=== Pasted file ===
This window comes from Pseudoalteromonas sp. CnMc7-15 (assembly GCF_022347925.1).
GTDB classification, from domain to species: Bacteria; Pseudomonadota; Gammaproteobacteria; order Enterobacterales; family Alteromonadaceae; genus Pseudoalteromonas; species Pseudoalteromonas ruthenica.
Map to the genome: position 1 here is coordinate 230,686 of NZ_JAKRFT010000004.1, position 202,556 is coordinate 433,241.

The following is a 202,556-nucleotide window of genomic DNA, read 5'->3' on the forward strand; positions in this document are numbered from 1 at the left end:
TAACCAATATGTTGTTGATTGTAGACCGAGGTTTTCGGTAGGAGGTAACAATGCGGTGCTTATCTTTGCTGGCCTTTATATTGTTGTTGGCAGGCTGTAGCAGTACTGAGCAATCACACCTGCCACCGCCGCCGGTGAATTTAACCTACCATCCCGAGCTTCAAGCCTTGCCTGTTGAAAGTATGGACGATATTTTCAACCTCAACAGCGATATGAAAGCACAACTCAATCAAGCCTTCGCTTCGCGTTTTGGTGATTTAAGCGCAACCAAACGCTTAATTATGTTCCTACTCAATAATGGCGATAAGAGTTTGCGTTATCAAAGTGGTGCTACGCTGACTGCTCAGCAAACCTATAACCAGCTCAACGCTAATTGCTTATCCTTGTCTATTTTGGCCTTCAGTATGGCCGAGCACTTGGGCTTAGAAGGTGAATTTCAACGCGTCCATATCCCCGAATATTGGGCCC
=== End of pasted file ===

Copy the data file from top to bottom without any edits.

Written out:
This window comes from Pseudoalteromonas sp. CnMc7-15 (assembly GCF_022347925.1).
GTDB classification, from domain to species: Bacteria; Pseudomonadota; Gammaproteobacteria; order Enterobacterales; family Alteromonadaceae; genus Pseudoalteromonas; species Pseudoalteromonas ruthenica.
Map to the genome: position 1 here is coordinate 230,686 of NZ_JAKRFT010000004.1, position 202,556 is coordinate 433,241.

The following is a 202,556-nucleotide window of genomic DNA, read 5'->3' on the forward strand; positions in this document are numbered from 1 at the left end:
TAACCAATATGTTGTTGATTGTAGACCGAGGTTTTCGGTAGGAGGTAACAATGCGGTGCTTATCTTTGCTGGCCTTTATATTGTTGTTGGCAGGCTGTAGCAGTACTGAGCAATCACACCTGCCACCGCCGCCGGTGAATTTAACCTACCATCCCGAGCTTCAAGCCTTGCCTGTTGAAAGTATGGACGATATTTTCAACCTCAACAGCGATATGAAAGCACAACTCAATCAAGCCTTCGCTTCGCGTTTTGGTGATTTAAGCGCAACCAAACGCTTAATTATGTTCCTACTCAATAATGGCGATAAGAGTTTGCGTTATCAAAGTGGTGCTACGCTGACTGCTCAGCAAACCTATAACCAGCTCAACGCTAATTGCTTATCCTTGTCTATTTTGGCCTTCAGTATGGCCGAGCACTTGGGCTTAGAAGGTGAATTTCAACGCGTCCATATCCCCGAATATTGGGCCC